For hospitals, planning for worst-case scenarios isn’t just best practice, it can often mean life or death for patients. Still, some organizations have determined certain provisions, such as test systems, are too costly and unnecessary, and federal regulations do not require hospitals to make even minimal preparations.
With the prevalence of natural disasters, hospitals can’t afford to be unprepared. In the U.S., the following disasters and risks threaten daily operations:
- Floods occur in all 50 states and U.S. territories
- Earthquakes have occurred in 43 states
- On average, five hurricanes strike every three years
- Tornados affect every state (and every state has had at least one)
- There are 65 active/potentially active volcanoes
- Fire kills more Americans annually than all other natural disasters
This fall, Dean Parris, operations manager at Bermuda Hospitals Board (BHB) presented to IT and clinical leaders from across the country during the Spok Connect 18 conference. Bermuda is an island in the mid-Atlantic that’s considered to be the most vulnerable region to hurricanes in the world, so it’s safe to say he knows a thing or two about preparing for the worst. Dean shared his top three lessons learned and best advice for disaster planning, preparation, and response.
1. The Key to Speed Is Automation
During his discussion, Dean explained how BHB reduced disaster response time from 150 minutes to less than 30 minutes. Attendees were captivated as Dean described the manual, paper-based process he and his team previously used to issue emergency notifications during natural disasters and other major events.
“Imagine it’s 3 a.m. and we receive an emergency casualty (Code Orange) alert. I’m trying to get ahold of the right people. Picture me flipping through a book, searching for the person I’m trying to contact,” Dean said. “Often, I would find that a number was not current, so I’d be calling the operator. Essentially, we were using a rolodex!”
BHB’s solution to this time-consuming process was standardization and automation. Using a clinical communication platform, Dean can now issue emergency notifications to over 200 clinical team members in a matter of seconds.
2. Audit Trails Ensure Timely Response
Emergency notifications at BHB used to take up to three hours and required staff to manage a time-sensitive call log. Dean explained that a clinical communication platform with emergency notification allows for this process to be significantly streamlined. Improved disaster response is achieved when you can respond in a moment’s notice—and the communication platform is a tool that allows them to better respond. The solution includes automated call trees with full audit trails to track receipt and response.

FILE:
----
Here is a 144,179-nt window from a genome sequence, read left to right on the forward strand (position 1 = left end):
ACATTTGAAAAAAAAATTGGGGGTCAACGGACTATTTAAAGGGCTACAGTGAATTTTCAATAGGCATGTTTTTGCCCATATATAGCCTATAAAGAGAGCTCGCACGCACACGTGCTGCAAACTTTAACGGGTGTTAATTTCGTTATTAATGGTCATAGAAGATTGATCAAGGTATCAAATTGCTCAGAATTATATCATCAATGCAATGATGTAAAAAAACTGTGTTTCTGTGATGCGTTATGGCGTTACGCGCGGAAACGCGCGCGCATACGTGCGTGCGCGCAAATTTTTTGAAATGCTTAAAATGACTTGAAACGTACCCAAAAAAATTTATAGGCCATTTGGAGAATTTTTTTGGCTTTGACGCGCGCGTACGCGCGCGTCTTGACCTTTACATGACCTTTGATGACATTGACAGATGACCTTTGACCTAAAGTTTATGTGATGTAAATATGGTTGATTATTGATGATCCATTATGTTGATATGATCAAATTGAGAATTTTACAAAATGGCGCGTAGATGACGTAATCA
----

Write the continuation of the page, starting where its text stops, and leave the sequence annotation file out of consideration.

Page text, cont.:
“It doesn’t matter if I’m at home or traveling overseas—I’m able to know when a notification is delivered, who has read it, and who responds,” Dean said. “So, for example, I would know exactly how many nurses are available.”
Emergency notification not only accelerates the alert notifications at BHB, but also gives peace of mind to Dean and other BHB leaders that the right staff are on their way. It also enables care team members to keep their attention on the patients in need, rather than tracking down additional resources.
“We have various call trees for different disaster scenarios. Eliminating this process has eased the burden of administrative tasks during a disaster event and frees our staff to focus on what matters most—our patients,” Dean said.
3. Practice Makes Perfect
Dean reiterated the adage that disaster recovery planning isn’t “if” a disaster will occur, but “when,” and advised that frequent drills are key to keeping staff sharp and eliminating any bottlenecks. Training needs to be constant when planning disaster recovery response, and Dean recommends real-world scenarios that go beyond simply testing the notifications by also practicing the response to that notification.
For example, if the drill is a patient surge when the hospital is at capacity, Dean will send out the emergency notification and his team will spring into action to assemble the disaster tents as if they really will be inundated with patients. This allows BHB to smooth any wrinkles in the workflow within both the notification process and the appropriate actions.
“We run tests at different times—when staff aren’t expecting,” Dean explained. “Disasters are stressful and dynamic situations. We must be able to pull the appropriate teams together, and in some situations, such as an explosion, we must put staff on standby. Then, when it’s safe to move into the field, we send an alert to them.”
Leverage Technology to Solve Disaster Response Challenges
Dean and his team at BHB explored the advantages of a communications platform to solve several ongoing challenges at their organization. Their top challenges were:
- Needing 3-4 different platforms to contact key personnel
- Taking 3+ hours to reach clinical staff, and manual coordination of a time-intensive call log
- Using outdated hospital legacy systems
- Finding it difficult for care teams to collaborate
- Creating inefficiencies with manual telephone operator processes
BHB found that a clinical communication platform solved several of their challenges.
- Created synergy throughout the hospital network
- Provided consistent, timely communication
- Allowed for interoperability with mobile devices
Learn more from Dean and his colleagues at BHB: See how they use a communication platform to establish clinical communications fit for an entire country in this case study video, and read the written case study to discover how they reduced Code Blue response time.